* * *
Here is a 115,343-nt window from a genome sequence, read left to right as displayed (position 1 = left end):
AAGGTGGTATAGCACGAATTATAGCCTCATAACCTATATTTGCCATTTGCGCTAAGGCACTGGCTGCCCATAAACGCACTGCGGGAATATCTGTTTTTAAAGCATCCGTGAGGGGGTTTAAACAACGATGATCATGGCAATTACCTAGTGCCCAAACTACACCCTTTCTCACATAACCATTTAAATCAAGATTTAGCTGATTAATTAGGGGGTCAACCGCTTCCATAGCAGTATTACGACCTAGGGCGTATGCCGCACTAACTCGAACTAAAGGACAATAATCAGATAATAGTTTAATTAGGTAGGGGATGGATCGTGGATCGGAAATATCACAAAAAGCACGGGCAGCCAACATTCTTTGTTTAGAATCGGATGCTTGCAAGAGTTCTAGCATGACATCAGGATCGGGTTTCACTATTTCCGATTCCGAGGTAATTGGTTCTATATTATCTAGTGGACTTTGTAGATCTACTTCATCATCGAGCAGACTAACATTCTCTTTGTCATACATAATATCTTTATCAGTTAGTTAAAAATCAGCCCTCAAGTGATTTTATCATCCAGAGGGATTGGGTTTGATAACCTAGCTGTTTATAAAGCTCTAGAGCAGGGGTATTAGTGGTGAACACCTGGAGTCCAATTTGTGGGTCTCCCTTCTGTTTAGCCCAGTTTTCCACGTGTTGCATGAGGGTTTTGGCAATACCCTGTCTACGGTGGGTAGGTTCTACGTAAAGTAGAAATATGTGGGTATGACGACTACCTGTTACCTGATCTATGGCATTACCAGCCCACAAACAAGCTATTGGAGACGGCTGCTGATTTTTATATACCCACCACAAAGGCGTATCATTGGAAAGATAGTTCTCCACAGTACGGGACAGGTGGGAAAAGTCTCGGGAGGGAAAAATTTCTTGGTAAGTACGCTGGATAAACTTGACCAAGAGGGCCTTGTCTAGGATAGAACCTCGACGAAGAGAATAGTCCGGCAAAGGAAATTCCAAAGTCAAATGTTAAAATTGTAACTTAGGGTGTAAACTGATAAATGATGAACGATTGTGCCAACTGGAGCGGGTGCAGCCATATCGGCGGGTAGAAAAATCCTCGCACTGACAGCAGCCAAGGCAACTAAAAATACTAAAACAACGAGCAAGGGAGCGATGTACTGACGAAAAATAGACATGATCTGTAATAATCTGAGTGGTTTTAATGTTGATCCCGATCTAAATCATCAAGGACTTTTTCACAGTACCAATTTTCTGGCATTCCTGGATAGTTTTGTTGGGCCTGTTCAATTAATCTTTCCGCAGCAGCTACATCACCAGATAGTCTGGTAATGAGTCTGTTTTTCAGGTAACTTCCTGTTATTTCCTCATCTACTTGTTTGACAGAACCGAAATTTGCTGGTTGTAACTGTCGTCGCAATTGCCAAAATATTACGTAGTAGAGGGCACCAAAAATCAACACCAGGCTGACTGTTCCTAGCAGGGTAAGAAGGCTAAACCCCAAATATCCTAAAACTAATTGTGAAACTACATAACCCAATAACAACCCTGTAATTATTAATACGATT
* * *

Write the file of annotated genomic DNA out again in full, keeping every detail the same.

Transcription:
Here is a 115,343-nt window from a genome sequence, read left to right as displayed (position 1 = left end):
AAGGTGGTATAGCACGAATTATAGCCTCATAACCTATATTTGCCATTTGCGCTAAGGCACTGGCTGCCCATAAACGCACTGCGGGAATATCTGTTTTTAAAGCATCCGTGAGGGGGTTTAAACAACGATGATCATGGCAATTACCTAGTGCCCAAACTACACCCTTTCTCACATAACCATTTAAATCAAGATTTAGCTGATTAATTAGGGGGTCAACCGCTTCCATAGCAGTATTACGACCTAGGGCGTATGCCGCACTAACTCGAACTAAAGGACAATAATCAGATAATAGTTTAATTAGGTAGGGGATGGATCGTGGATCGGAAATATCACAAAAAGCACGGGCAGCCAACATTCTTTGTTTAGAATCGGATGCTTGCAAGAGTTCTAGCATGACATCAGGATCGGGTTTCACTATTTCCGATTCCGAGGTAATTGGTTCTATATTATCTAGTGGACTTTGTAGATCTACTTCATCATCGAGCAGACTAACATTCTCTTTGTCATACATAATATCTTTATCAGTTAGTTAAAAATCAGCCCTCAAGTGATTTTATCATCCAGAGGGATTGGGTTTGATAACCTAGCTGTTTATAAAGCTCTAGAGCAGGGGTATTAGTGGTGAACACCTGGAGTCCAATTTGTGGGTCTCCCTTCTGTTTAGCCCAGTTTTCCACGTGTTGCATGAGGGTTTTGGCAATACCCTGTCTACGGTGGGTAGGTTCTACGTAAAGTAGAAATATGTGGGTATGACGACTACCTGTTACCTGATCTATGGCATTACCAGCCCACAAACAAGCTATTGGAGACGGCTGCTGATTTTTATATACCCACCACAAAGGCGTATCATTGGAAAGATAGTTCTCCACAGTACGGGACAGGTGGGAAAAGTCTCGGGAGGGAAAAATTTCTTGGTAAGTACGCTGGATAAACTTGACCAAGAGGGCCTTGTCTAGGATAGAACCTCGACGAAGAGAATAGTCCGGCAAAGGAAATTCCAAAGTCAAATGTTAAAATTGTAACTTAGGGTGTAAACTGATAAATGATGAACGATTGTGCCAACTGGAGCGGGTGCAGCCATATCGGCGGGTAGAAAAATCCTCGCACTGACAGCAGCCAAGGCAACTAAAAATACTAAAACAACGAGCAAGGGAGCGATGTACTGACGAAAAATAGACATGATCTGTAATAATCTGAGTGGTTTTAATGTTGATCCCGATCTAAATCATCAAGGACTTTTTCACAGTACCAATTTTCTGGCATTCCTGGATAGTTTTGTTGGGCCTGTTCAATTAATCTTTCCGCAGCAGCTACATCACCAGATAGTCTGGTAATGAGTCTGTTTTTCAGGTAACTTCCTGTTATTTCCTCATCTACTTGTTTGACAGAACCGAAATTTGCTGGTTGTAACTGTCGTCGCAATTGCCAAAATATTACGTAGTAGAGGGCACCAAAAATCAACACCAGGCTGACTGTTCCTAGCAGGGTAAGAAGGCTAAACCCCAAATATCCTAAAACTAATTGTGAAACTACATAACCCAATAACAACCCTGTAATTATTAATACGATT